5. On the other hand learned counsel for the respondent has contended that since agreement to sell and special power of attorney are registered documents, therefore, presumption of truth is attached to these documents; that Sufi amir Abdullah, father of the petitioner Karim Nawaz was alive but he did not appear as a defence witness to deny the execution of the documents and no reason has been shown as to why he did not enter appearance as a defence witness; that no application was moved for comparison of the signatures of Amir Abdullah on the disputed documents; that the respondent, after execution of the agreement, had invested a huge amount for the development of the land and the possession of the land was also delivered to the respondent which further fortifies the claim of the respondent, as such, the findings arrived at by the High Court are liable to be sustained.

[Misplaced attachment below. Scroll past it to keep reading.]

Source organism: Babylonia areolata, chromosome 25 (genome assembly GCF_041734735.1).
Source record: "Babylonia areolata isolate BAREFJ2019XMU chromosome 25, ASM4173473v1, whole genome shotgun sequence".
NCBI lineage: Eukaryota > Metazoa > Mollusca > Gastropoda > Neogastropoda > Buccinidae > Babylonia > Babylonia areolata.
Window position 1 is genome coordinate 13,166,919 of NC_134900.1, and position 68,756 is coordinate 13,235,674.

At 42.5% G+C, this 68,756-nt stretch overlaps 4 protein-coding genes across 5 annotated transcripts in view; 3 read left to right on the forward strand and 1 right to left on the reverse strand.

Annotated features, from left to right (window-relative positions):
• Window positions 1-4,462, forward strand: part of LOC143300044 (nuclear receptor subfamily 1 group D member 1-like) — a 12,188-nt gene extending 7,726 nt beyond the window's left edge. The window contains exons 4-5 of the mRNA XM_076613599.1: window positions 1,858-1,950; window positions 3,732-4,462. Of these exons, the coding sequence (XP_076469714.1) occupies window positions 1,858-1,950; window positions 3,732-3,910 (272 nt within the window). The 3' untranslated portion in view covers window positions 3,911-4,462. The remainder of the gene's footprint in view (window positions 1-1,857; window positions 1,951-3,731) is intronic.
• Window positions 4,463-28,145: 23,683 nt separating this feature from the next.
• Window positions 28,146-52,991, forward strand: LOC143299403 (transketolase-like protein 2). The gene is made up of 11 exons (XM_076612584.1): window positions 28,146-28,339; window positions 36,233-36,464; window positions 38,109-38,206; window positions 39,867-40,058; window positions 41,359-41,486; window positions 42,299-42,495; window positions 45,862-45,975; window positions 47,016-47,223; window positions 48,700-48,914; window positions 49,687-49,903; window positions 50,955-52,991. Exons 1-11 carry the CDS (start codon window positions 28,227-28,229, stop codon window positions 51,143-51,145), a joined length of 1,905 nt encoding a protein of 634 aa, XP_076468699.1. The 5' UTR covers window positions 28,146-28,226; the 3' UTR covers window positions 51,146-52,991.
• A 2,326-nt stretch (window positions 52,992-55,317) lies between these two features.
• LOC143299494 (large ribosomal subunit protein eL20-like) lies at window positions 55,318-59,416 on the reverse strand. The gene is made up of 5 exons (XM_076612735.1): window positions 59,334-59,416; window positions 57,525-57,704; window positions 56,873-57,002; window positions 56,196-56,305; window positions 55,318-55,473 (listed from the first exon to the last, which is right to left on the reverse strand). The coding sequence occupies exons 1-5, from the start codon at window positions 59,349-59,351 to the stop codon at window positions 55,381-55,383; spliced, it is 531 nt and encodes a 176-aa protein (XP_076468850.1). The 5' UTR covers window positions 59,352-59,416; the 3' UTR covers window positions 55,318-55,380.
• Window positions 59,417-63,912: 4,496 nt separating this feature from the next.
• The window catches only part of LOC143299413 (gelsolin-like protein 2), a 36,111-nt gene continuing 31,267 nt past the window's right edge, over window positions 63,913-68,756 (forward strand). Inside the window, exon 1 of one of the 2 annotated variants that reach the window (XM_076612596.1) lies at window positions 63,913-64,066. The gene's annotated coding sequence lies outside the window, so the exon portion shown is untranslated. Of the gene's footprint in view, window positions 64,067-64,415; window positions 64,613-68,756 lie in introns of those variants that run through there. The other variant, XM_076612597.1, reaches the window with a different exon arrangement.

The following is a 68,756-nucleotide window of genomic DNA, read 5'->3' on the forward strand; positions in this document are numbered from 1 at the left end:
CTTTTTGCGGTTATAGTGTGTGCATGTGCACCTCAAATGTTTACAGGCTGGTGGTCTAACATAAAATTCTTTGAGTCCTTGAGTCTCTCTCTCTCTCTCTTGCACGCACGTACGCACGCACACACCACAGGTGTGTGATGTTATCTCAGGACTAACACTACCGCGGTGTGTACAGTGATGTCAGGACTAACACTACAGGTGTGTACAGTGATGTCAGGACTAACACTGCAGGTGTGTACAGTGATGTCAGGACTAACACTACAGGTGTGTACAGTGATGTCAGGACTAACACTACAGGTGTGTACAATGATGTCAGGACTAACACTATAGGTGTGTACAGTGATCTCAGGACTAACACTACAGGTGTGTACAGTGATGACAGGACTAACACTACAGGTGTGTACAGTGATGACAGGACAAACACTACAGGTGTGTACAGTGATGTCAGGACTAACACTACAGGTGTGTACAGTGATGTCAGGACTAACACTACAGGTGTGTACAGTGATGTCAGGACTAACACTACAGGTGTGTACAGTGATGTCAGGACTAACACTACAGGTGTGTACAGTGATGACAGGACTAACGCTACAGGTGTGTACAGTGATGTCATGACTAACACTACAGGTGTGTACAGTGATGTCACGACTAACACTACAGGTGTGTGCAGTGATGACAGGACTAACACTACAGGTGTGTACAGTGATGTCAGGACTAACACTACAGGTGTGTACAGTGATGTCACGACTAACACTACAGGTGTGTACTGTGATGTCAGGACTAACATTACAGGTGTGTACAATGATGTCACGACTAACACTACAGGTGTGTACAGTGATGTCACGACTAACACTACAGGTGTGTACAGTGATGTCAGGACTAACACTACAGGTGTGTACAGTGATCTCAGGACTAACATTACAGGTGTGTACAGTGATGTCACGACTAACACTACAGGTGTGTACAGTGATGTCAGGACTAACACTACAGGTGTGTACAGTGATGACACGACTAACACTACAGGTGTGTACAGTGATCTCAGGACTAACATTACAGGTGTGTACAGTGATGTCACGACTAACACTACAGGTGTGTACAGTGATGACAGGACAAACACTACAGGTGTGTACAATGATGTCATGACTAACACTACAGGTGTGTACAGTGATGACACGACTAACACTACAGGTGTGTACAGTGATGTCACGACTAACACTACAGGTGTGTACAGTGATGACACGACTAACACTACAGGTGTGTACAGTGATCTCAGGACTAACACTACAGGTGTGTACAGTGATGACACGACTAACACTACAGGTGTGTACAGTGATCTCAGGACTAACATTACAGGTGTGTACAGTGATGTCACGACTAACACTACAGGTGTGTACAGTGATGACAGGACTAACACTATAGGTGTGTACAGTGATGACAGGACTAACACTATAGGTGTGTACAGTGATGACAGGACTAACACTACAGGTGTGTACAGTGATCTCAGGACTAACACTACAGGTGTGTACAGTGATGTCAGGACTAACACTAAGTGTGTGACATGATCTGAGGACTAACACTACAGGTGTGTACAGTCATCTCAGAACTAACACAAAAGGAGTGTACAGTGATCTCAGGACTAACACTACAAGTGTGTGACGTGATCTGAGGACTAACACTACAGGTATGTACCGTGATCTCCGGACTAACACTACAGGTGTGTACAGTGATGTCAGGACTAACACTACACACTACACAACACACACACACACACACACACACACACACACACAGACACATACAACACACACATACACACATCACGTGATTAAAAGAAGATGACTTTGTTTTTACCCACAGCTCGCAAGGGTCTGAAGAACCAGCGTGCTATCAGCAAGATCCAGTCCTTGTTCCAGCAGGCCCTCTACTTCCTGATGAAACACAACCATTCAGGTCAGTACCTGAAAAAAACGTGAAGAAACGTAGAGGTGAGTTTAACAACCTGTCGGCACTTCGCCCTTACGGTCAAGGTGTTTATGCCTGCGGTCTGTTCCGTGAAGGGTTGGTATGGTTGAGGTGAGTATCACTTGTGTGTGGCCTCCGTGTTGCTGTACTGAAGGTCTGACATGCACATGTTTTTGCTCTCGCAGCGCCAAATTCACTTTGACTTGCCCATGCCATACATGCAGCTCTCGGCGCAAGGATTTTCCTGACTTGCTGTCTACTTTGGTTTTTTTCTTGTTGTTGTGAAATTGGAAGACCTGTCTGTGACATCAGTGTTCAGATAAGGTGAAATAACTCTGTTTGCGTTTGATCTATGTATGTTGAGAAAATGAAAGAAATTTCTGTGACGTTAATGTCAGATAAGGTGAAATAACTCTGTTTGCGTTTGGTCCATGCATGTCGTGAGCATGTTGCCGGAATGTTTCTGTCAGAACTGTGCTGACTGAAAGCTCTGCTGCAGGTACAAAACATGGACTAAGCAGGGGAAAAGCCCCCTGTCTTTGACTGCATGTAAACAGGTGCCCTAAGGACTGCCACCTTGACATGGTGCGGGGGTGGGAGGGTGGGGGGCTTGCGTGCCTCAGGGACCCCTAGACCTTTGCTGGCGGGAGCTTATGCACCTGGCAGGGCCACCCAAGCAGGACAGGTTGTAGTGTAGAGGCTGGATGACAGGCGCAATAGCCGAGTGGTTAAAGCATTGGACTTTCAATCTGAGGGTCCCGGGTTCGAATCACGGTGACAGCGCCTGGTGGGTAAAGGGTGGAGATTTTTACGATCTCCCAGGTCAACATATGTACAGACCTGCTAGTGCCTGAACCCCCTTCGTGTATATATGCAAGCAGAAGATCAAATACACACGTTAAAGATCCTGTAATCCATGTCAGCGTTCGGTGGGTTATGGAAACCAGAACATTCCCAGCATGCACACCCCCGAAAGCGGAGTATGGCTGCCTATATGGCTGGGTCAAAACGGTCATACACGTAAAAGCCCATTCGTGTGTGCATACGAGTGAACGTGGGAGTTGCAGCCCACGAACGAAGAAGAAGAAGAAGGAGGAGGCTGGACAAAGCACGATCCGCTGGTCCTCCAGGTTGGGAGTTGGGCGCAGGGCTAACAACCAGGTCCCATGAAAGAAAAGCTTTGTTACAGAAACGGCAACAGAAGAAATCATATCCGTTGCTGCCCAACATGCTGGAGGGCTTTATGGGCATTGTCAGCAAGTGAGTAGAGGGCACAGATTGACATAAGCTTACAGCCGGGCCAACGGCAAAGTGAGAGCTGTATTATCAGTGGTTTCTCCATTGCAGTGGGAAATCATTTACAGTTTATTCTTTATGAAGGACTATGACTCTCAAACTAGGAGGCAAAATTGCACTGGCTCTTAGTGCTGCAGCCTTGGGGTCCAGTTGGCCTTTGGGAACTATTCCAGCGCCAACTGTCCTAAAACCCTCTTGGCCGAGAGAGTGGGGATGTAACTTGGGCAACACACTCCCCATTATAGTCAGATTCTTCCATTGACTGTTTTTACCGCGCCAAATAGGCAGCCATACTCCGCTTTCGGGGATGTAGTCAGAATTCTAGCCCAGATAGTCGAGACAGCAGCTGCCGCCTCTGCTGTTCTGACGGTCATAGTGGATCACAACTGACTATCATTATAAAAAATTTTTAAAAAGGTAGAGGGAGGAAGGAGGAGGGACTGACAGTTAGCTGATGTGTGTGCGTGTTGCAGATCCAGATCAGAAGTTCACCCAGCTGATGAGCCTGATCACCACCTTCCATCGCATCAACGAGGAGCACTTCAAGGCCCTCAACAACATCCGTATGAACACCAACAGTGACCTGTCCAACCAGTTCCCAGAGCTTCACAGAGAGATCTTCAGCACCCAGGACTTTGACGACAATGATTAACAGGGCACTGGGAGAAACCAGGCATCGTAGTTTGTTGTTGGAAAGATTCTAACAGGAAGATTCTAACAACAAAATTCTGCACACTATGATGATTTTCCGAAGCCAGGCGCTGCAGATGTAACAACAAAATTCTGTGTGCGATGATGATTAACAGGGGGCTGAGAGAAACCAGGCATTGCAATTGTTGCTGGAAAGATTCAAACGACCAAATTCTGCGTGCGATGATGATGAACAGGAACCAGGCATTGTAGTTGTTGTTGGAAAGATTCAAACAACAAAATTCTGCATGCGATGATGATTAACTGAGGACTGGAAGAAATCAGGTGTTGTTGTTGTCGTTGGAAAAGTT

6. We have heard the arguments of the learned counsel for the parties and have gone through the evidence available on record.